(ChemotherapyAdvisor) – A new profiling technique determines acute myeloid leukemia (AML) cells’ “readiness” for apoptotic cell death – and hence, their likely responses to chemotherapy, according to a preclinical study published in the journal Cell.
The technique measures cells’ mitochondrial priming by exposing them to BH3, an apoptotic signaling molecule from the BCL-2 protein family that targets the organelle membranes of mitochondria within cells.
“We found that mitochondrial priming measured by BH3 profiling was a determinant of initial response to induction chemotherapy, relapse following remission, and requirement for allogeneic bone marrow transplantation,” reported a research team led by senior author Anthony Letai, MD, PhD, of the Harvard Medical School and the Department of Medical Oncology at the Dana-Farber Cancer Institute in Boston.
Healthy hematopoietic stem cells are less mitochondrially-primed for apoptosis than are leukemia cells that are vulnerable to chemotherapy-induced apoptosis, found the authors. But AML cells that did not respond well to chemotherapy were less mitochondrially primed than normal stem cells, they found.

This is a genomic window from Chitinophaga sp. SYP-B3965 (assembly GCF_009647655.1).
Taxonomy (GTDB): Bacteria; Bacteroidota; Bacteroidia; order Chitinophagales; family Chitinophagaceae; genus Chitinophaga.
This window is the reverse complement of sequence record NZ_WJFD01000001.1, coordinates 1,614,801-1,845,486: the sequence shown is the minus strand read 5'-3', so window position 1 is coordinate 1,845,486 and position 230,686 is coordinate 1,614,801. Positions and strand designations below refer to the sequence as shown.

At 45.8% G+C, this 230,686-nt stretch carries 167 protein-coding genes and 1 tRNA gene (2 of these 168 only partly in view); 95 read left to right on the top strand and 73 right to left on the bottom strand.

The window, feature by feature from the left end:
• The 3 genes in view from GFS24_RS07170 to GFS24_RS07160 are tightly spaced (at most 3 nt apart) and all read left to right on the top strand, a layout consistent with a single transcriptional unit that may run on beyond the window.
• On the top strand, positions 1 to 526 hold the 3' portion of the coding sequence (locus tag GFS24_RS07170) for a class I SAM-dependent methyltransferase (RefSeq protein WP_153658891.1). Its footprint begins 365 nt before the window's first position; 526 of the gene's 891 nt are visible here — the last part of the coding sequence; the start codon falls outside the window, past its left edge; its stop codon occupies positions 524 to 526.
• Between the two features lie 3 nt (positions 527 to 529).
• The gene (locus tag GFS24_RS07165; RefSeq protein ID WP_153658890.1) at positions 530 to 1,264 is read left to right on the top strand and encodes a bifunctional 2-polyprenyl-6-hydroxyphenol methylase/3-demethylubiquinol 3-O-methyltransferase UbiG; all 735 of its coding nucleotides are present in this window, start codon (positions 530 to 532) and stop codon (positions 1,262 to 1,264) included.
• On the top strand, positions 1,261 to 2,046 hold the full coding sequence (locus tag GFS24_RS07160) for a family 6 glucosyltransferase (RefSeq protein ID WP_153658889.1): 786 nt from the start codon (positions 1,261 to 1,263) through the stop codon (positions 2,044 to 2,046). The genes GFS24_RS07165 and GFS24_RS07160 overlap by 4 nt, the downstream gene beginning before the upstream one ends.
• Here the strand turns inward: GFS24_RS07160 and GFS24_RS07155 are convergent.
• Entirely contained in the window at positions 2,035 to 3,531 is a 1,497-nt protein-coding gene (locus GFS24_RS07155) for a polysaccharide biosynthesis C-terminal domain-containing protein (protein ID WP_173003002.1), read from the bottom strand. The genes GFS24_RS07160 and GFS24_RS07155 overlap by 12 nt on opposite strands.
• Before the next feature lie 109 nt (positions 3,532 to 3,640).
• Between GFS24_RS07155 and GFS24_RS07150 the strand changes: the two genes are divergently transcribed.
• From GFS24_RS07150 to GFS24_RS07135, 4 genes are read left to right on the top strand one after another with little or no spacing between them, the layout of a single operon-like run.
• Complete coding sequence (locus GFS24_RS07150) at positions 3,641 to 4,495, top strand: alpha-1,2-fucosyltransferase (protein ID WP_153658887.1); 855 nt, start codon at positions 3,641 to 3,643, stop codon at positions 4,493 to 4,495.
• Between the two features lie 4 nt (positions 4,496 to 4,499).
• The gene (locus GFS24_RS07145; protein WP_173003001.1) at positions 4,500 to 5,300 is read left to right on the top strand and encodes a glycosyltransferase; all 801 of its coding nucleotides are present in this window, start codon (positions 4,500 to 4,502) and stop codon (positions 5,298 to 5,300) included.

BH3 molecules are part of the BCL-2 apoptosis pathway and trigger the release of pro-apoptosis signals in the mitochondrial cell membrane. The researchers found that all AML cells studied, regardless of their sensitivity to chemotherapy, are more dependent on BCL-2 proteins than are healthy hematopoietic stem cells — suggesting that BCL-2 antagonist therapies might prove useful in priming AML cells for better responses to chemotherapy, the authors noted.
“BH3 profiling identified BCL-2 inhibition as a targeted strategy likely to have a useful therapeutic index,” they wrote.
The findings could also prove to be a useful non-genetic biomarker for identifying which patients with AML are likely to benefit from chemotherapy, and which patients should be spared the toxicity of therapies unlikely to benefit them, the authors reported.
“BH3 profiling refines predictive information provided by conventional biomarkers currently in use and thus may itself have utility as a clinical predictive biomarker,” they reported. It “can provide information that can potentially be exploited for personalization of AML therapy in the application of BCL-2 antagonists, allogeneic bone marrow transplant, and conventional chemotherapy.”